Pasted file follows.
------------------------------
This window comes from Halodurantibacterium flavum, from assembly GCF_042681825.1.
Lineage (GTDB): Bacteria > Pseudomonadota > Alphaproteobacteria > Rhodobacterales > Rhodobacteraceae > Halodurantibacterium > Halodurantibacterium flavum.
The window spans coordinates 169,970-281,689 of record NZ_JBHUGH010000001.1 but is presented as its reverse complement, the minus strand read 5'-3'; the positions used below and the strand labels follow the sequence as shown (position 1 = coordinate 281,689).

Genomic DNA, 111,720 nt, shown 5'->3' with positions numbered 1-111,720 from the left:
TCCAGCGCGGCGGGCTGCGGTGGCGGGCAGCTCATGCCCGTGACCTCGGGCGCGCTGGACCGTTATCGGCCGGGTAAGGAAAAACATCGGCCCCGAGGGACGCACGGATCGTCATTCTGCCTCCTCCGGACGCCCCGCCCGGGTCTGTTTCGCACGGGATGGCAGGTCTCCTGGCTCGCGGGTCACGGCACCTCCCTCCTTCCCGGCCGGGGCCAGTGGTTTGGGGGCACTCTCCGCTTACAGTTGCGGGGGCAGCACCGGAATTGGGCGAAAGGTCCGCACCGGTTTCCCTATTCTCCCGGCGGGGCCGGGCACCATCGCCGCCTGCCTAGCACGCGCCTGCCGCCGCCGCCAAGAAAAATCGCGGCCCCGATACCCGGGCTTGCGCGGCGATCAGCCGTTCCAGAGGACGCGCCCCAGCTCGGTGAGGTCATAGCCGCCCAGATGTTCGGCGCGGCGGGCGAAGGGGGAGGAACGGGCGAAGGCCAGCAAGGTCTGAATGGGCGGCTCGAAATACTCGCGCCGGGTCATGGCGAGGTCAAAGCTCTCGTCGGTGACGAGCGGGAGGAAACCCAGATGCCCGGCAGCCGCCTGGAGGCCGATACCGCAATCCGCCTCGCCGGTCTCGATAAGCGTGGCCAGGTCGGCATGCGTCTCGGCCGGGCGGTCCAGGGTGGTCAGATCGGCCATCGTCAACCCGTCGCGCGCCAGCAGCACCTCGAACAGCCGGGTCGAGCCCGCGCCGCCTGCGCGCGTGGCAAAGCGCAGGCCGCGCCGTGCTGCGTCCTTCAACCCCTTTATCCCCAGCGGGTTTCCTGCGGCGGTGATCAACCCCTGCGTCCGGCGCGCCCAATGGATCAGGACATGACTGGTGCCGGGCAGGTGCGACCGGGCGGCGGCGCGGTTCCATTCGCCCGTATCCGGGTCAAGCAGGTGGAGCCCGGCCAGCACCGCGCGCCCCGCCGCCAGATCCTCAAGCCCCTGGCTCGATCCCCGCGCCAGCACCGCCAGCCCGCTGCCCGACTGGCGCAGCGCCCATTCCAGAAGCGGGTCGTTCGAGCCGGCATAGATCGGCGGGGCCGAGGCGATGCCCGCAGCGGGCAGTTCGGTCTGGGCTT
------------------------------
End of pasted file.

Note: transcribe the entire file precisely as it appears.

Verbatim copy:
This window comes from Halodurantibacterium flavum, from assembly GCF_042681825.1.
Lineage (GTDB): Bacteria > Pseudomonadota > Alphaproteobacteria > Rhodobacterales > Rhodobacteraceae > Halodurantibacterium > Halodurantibacterium flavum.
The window spans coordinates 169,970-281,689 of record NZ_JBHUGH010000001.1 but is presented as its reverse complement, the minus strand read 5'-3'; the positions used below and the strand labels follow the sequence as shown (position 1 = coordinate 281,689).

Genomic DNA, 111,720 nt, shown 5'->3' with positions numbered 1-111,720 from the left:
TCCAGCGCGGCGGGCTGCGGTGGCGGGCAGCTCATGCCCGTGACCTCGGGCGCGCTGGACCGTTATCGGCCGGGTAAGGAAAAACATCGGCCCCGAGGGACGCACGGATCGTCATTCTGCCTCCTCCGGACGCCCCGCCCGGGTCTGTTTCGCACGGGATGGCAGGTCTCCTGGCTCGCGGGTCACGGCACCTCCCTCCTTCCCGGCCGGGGCCAGTGGTTTGGGGGCACTCTCCGCTTACAGTTGCGGGGGCAGCACCGGAATTGGGCGAAAGGTCCGCACCGGTTTCCCTATTCTCCCGGCGGGGCCGGGCACCATCGCCGCCTGCCTAGCACGCGCCTGCCGCCGCCGCCAAGAAAAATCGCGGCCCCGATACCCGGGCTTGCGCGGCGATCAGCCGTTCCAGAGGACGCGCCCCAGCTCGGTGAGGTCATAGCCGCCCAGATGTTCGGCGCGGCGGGCGAAGGGGGAGGAACGGGCGAAGGCCAGCAAGGTCTGAATGGGCGGCTCGAAATACTCGCGCCGGGTCATGGCGAGGTCAAAGCTCTCGTCGGTGACGAGCGGGAGGAAACCCAGATGCCCGGCAGCCGCCTGGAGGCCGATACCGCAATCCGCCTCGCCGGTCTCGATAAGCGTGGCCAGGTCGGCATGCGTCTCGGCCGGGCGGTCCAGGGTGGTCAGATCGGCCATCGTCAACCCGTCGCGCGCCAGCAGCACCTCGAACAGCCGGGTCGAGCCCGCGCCGCCTGCGCGCGTGGCAAAGCGCAGGCCGCGCCGTGCTGCGTCCTTCAACCCCTTTATCCCCAGCGGGTTTCCTGCGGCGGTGATCAACCCCTGCGTCCGGCGCGCCCAATGGATCAGGACATGACTGGTGCCGGGCAGGTGCGACCGGGCGGCGGCGCGGTTCCATTCGCCCGTATCCGGGTCAAGCAGGTGGAGCCCGGCCAGCACCGCGCGCCCCGCCGCCAGATCCTCAAGCCCCTGGCTCGATCCCCGCGCCAGCACCGCCAGCCCGCTGCCCGACTGGCGCAGCGCCCATTCCAGAAGCGGGTCGTTCGAGCCGGCATAGATCGGCGGGGCCGAGGCGATGCCCGCAGCGGGCAGTTCGGTCTGGGCTT